A Food Vendor Protests the City’s Permit Cap

Doris Yao distributing free dumplings (Photo by Rong Xiaoqing via Sing Tao Daily)

Doris Yao distributing free dumplings (Photo by Rong Xiaoqing via Sing Tao Daily)

Doris Yao, the founder of “A-Pou’s Taste,” a pushcart business that focuses on Taiwanese street food, set her cart on the street in front of City Hall on Oct. 7, and handed out fried dumplings to the passersby for free. Yao was not turning her business into a charitable food kitchen. Accompanied by advocates from the Street Vendor Project of the Urban Justice Center, she was trying to call attention to the city’s rigid permit cap for street vendors and mobilize public support to make a change. Yao said she would like to concentrate on her business rather than participate in advocacy activities. But she, like many other street vendors, has to lease a permit on the black market thanks to the city’s policy. And the costs, going up quickly, could soon cause the closure of the business.

The city has limited its permits for street vendors to 5,000 (including two-year permits and seasonal ones) since the early 1980s. But the growing population in the city means more and more new immigrants have to make a living in this field. The huge gap between demand and supply of permits leaves many street vendors struggling.

According to a newly released report by the Institute for Justice, street vendors contribute a lot to the city’s economy. In 2012, street vendors in New York City created 17,960 jobs, paid $192.3 million in wages, $71.2 million in taxes and in total accounted for nearly $300 million of the city’s economic output. But the report also pointed out that the city’s permit cap has largely suppressed the industry. “This cap has kept countless would-be vendors out of business and forced others to operate illegally,” the report says.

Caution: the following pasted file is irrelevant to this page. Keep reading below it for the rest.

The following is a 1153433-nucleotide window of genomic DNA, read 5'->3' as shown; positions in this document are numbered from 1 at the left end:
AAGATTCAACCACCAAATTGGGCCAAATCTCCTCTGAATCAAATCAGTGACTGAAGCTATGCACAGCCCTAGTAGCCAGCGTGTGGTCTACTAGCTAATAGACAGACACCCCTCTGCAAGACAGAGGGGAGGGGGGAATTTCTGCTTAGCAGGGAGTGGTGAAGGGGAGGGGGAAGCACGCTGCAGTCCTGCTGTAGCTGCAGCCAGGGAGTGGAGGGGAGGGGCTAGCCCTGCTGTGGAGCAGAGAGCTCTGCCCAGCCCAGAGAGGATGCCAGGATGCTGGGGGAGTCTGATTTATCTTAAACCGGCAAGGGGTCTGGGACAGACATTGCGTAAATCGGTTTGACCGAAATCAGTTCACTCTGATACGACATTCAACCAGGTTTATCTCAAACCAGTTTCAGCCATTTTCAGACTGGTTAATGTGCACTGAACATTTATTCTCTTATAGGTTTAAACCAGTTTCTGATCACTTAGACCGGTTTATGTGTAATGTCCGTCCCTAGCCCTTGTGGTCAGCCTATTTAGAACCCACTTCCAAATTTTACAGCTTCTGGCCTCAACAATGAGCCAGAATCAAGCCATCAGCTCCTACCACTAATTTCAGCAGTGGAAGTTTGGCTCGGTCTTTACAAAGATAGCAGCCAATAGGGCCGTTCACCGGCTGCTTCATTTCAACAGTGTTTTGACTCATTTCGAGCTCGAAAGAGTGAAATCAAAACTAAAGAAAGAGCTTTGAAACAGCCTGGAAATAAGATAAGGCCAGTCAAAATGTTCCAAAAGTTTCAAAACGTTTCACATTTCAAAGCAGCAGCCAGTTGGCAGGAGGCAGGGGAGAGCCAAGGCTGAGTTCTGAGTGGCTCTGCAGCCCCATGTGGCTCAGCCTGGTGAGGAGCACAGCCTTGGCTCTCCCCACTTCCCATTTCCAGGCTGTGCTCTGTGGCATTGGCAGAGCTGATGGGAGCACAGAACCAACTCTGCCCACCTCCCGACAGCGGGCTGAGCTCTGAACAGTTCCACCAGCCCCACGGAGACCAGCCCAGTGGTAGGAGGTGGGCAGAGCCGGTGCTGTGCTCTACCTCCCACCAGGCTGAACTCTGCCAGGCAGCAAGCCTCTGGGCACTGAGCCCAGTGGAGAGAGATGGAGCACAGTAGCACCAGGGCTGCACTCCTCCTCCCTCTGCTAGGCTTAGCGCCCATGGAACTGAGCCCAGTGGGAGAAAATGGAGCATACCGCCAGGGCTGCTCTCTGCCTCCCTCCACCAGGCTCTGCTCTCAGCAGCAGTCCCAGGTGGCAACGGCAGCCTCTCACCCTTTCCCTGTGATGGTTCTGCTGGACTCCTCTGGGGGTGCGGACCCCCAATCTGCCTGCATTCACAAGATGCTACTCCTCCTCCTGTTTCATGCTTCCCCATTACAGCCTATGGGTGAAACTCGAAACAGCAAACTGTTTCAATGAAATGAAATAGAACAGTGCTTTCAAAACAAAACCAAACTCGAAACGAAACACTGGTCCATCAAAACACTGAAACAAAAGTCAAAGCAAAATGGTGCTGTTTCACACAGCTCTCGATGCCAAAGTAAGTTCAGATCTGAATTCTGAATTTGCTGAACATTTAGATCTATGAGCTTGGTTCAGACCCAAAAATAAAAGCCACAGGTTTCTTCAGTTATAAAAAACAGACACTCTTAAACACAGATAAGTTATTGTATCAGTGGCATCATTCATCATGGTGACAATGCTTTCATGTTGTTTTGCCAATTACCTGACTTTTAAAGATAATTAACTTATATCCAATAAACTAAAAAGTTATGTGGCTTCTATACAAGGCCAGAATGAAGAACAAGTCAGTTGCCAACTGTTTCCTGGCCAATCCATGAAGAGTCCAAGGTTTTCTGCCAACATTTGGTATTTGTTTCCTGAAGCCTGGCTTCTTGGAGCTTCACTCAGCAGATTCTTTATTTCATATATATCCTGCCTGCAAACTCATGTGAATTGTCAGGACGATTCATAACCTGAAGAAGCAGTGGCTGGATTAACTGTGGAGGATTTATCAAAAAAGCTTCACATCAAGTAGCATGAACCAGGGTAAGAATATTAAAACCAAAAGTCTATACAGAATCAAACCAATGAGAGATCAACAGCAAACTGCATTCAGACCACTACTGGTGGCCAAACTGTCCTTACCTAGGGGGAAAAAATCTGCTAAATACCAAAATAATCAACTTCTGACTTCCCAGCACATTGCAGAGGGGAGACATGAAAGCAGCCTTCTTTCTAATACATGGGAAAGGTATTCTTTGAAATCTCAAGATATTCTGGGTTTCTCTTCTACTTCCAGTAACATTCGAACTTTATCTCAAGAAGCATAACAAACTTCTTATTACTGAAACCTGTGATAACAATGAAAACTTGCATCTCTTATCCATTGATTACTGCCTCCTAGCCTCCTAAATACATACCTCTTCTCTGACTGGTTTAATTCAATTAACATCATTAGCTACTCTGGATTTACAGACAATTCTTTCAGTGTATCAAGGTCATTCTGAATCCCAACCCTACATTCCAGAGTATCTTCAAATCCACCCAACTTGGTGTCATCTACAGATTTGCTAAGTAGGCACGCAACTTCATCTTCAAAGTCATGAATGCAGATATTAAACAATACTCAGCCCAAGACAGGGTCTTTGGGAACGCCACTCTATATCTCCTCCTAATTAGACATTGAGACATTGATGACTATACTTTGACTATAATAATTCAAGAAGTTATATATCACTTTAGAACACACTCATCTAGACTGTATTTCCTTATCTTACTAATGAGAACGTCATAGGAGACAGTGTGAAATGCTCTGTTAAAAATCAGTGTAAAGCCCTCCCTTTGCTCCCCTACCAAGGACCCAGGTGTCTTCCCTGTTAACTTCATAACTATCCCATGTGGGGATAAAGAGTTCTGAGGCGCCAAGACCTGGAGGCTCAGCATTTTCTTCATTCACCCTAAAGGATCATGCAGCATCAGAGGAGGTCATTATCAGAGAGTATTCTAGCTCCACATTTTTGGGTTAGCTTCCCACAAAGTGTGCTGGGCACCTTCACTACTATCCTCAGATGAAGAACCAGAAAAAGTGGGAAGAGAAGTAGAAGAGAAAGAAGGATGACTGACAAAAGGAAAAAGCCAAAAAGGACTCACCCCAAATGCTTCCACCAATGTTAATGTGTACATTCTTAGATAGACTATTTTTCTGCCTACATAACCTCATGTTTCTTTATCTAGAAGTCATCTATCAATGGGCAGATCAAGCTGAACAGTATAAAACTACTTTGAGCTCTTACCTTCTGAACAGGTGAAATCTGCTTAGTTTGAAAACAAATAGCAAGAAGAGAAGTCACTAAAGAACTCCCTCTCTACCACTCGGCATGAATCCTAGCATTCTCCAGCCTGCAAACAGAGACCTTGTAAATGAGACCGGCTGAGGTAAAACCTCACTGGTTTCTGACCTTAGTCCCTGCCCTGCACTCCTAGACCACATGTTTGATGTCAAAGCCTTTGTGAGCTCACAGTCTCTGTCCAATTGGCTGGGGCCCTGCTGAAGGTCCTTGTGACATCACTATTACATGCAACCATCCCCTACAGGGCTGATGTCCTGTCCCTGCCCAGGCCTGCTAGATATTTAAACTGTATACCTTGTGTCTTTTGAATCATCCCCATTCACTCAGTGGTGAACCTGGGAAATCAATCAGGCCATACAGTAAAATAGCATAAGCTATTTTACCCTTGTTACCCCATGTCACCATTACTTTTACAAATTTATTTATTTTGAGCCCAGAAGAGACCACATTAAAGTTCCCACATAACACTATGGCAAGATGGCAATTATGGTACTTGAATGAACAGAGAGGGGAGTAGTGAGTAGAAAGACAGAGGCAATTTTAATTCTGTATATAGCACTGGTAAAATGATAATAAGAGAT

Yao, 58, is one of the street vendors who has been left in limbo. Yao, who emigrated to the U.S. more than 30 years ago, started her American life by working in the garment industry at first, and then, opened her own garment factory. The financial crisis in the late 1990s plus her own health problems as well as some other family reasons prompted her to make the decision to close the factory. But being used to a busy life, Yao didn’t want to retire so soon. “When things got better, I wanted to start another business. I noticed the pushcarts in New York mainly sell hotdogs and pretzels. There was no Taiwanese food. So I decided to bring Taiwanese food to the streets in New York,” said Yao.

Five years ago, when she saw an advertisement for a secondhand pushcart, Yao purchased it and started her new business full of ambition. She never expected to be thwarted by the permit cap from the beginning. “My biggest mistake is that I jumped into the industry without conducting full research. I found out that it is impossible to get a permit after I jumped in,” said Yao.

The city’s cap has helped to create a black market where the lucky ones who got their permits in the 1970s or 1980s rent them out to the newcomers. For many people who joined the industry in later years, this is almost the only way to get a permit. Yao leased the permit from the previous owner of her pushcart, at a cost of $12,000 for two years. Recently the price has jumped to $18,000. At one time, Yao’s business expanded to three carts. But because of the cost of the leases, she had to give up two carts and maintains the operation of only one. The permit lease for this one will expire next year, when she is expected to pay $21,000 to renew it.

“I won’t be able to afford it. But I would be really sad if I have to cease the business because of this. I really hope the city can understand this. I would rather pay a high application fee to the city than rent a permit on the black market,” said Yao, who handed out 1,000 dumplings to sympathetic passersby and asked for their support.

Elise Goldin, senior organizer at the Street Vendor Project, said the city hasn’t raised the cap in recent decades. It only takes back the permits from deceased vendors and redistributes them to new applicants. But the system doesn’t work. Applicants on the waiting list now have to wait for 15 to 20 years before their application is approved.

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